Letter to U.S. Senate in Support of the President’s Emergency Plan for AIDS Relief (PEPFAR), March 12, 2008
March 12, 2008
Committee on Foreign Relations
We are writing on behalf of the United States Conference of Catholic Bishops (USCCB) and Catholic Relief Services (CRS) to express our strong support for continuing and strengthening the President’s Emergency Plan for AIDS Relief (PEPFAR). We urge you to preserve its foundational goals of saving lives, caring for the infected and the affected, and preventing the spread of this deadly disease.
USCCB and CRS have been deeply committed to the success of the PEPFAR initiative since its overwhelming bipartisan approval by Congress in 2003. We have been actively engaged in education and advocacy in the United States to support continued major investments in the effort to fight the global pandemic.
Around the world, the Church has long been involved in offering life-saving help to people threatened by HIV and AIDS, regardless of race, creed or social status. The activities of Catholic health institutions extend from major urban centers to the most remote rural villages. They deliver approximately 25% of all HIV and AIDS care worldwide. Since 2003, PEPFAR grants to CRS have enabled it to intensify efforts to provide prevention, care and treatment in 12 of the 15 PEPFAR focus countries and many others, principally in Africa.
Based on the valuable experience of those most deeply involved in responding to this deadly disease, original legislation authorizing PEPFAR was carefully negotiated, and reflects a consensus on what works in combating HIV and AIDS and how best to respond. Reauthorizing legislation must build on that consensus and maintain the PEPFAR’s strong focus on programs of proven effectiveness in prevention, care and treatment.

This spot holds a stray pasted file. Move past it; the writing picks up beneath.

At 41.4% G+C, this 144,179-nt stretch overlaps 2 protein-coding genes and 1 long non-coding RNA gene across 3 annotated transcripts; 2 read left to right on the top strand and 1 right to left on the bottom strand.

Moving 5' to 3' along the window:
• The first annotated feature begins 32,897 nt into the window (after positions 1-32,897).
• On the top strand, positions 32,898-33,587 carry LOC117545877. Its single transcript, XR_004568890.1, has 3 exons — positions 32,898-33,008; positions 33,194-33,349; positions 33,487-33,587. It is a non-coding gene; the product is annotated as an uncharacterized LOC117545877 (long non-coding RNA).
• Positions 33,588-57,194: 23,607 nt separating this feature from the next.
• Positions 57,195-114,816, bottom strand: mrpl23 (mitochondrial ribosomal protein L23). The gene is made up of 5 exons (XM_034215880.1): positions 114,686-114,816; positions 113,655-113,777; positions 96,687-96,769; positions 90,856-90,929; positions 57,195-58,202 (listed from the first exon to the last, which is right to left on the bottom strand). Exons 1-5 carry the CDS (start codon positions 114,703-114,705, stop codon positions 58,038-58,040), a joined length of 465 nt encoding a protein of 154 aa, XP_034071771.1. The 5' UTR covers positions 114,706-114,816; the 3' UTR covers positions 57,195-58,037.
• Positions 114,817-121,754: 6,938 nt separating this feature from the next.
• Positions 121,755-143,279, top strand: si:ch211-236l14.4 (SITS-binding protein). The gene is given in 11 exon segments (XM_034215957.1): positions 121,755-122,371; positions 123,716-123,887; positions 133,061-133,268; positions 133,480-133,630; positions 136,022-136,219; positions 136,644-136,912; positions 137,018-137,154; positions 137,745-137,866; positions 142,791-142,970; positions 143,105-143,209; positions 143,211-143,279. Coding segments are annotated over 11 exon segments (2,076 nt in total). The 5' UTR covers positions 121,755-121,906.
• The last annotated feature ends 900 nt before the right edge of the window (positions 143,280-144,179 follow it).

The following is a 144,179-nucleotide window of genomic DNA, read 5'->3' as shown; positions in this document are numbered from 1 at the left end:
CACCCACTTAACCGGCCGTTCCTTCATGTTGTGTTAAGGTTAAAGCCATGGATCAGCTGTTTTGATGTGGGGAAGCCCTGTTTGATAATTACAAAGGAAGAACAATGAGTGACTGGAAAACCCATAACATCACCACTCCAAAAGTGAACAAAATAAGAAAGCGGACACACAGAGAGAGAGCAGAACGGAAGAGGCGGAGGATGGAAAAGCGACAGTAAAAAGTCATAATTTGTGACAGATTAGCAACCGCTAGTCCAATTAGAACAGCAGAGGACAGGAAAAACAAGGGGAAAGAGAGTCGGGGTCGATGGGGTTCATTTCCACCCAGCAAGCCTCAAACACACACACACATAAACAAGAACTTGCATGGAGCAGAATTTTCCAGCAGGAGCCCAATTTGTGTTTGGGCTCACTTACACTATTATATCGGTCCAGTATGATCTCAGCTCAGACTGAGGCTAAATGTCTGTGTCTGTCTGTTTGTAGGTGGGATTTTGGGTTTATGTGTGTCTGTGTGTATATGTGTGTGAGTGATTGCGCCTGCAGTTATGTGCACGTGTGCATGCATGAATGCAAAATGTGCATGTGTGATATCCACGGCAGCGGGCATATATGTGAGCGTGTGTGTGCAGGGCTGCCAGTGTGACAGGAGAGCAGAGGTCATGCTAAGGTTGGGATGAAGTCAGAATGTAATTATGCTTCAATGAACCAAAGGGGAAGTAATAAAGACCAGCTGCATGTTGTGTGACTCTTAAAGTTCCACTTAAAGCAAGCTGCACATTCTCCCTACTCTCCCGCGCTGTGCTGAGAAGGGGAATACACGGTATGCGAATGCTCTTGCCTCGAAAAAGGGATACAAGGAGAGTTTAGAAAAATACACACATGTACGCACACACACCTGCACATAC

We welcome the proposal in the draft bill of the Senate Committee on Foreign Relations for a significant increase in funding. We also support strengthening PEPFAR’s programs to address two other seriously debilitating, often deadly, diseases that affect primarily poor people in developing countries: tuberculosis and malaria.
We appreciate other important provisions that strengthen the healthcare workforce in program countries and strengthen food and nutrition programs—both vital components of treatment and care for HIV/AIDS patients and for the support of orphans and vulnerable children.
We are concerned, however, about certain changes made to the existing legislation by the Senate bill that could be interpreted as introducing extraneous new agendas into PEPFAR, i.e., family planning and reproductive health, and downgrading the role of effective prevention programs. It is critical that programs for HIV and AIDS prevention, care and treatment remain sharply focused on their core objective of saving human lives. It is also vital to successful prevention of sexual transmission of HIV to prioritize values-based programs that focus on abstinence, mutual fidelity and partner reduction. These programs have proven highly effective in countries with generalized epidemics.
We believe that the PEPFAR program must be authorized this fiscal year. Programming of HIV and AIDS activities by local institutions in sub-Saharan Africa and elsewhere requires advance planning, e.g., to assure timely delivery of drugs that local institutions must purchase abroad. Most of these institutions have limited independent resources and are reluctant to make programming decisions until they have a firm funding commitment. The risk of a hiatus in assured funding, however brief, could disrupt treatment regimens, undermine the credibility of healthcare institutions providing HIV services, and endanger lives.
Just as important as getting this done soon is getting it done right. The Church’s commitment is not about ideology; it is about saving lives. We hope and trust that Congress will not inject other ideologies into a program that has saved millions of lives in the 15 focus countries and beyond, and could save millions more in the years ahead.
With appreciation for your continued support for addressing the critical health needs of the poor around the world, we remain,
Most Reverend Thomas G. Wenski
Bishop of Orlando
Chairman, Committee on International Justice and Peace
Catholic Relief Services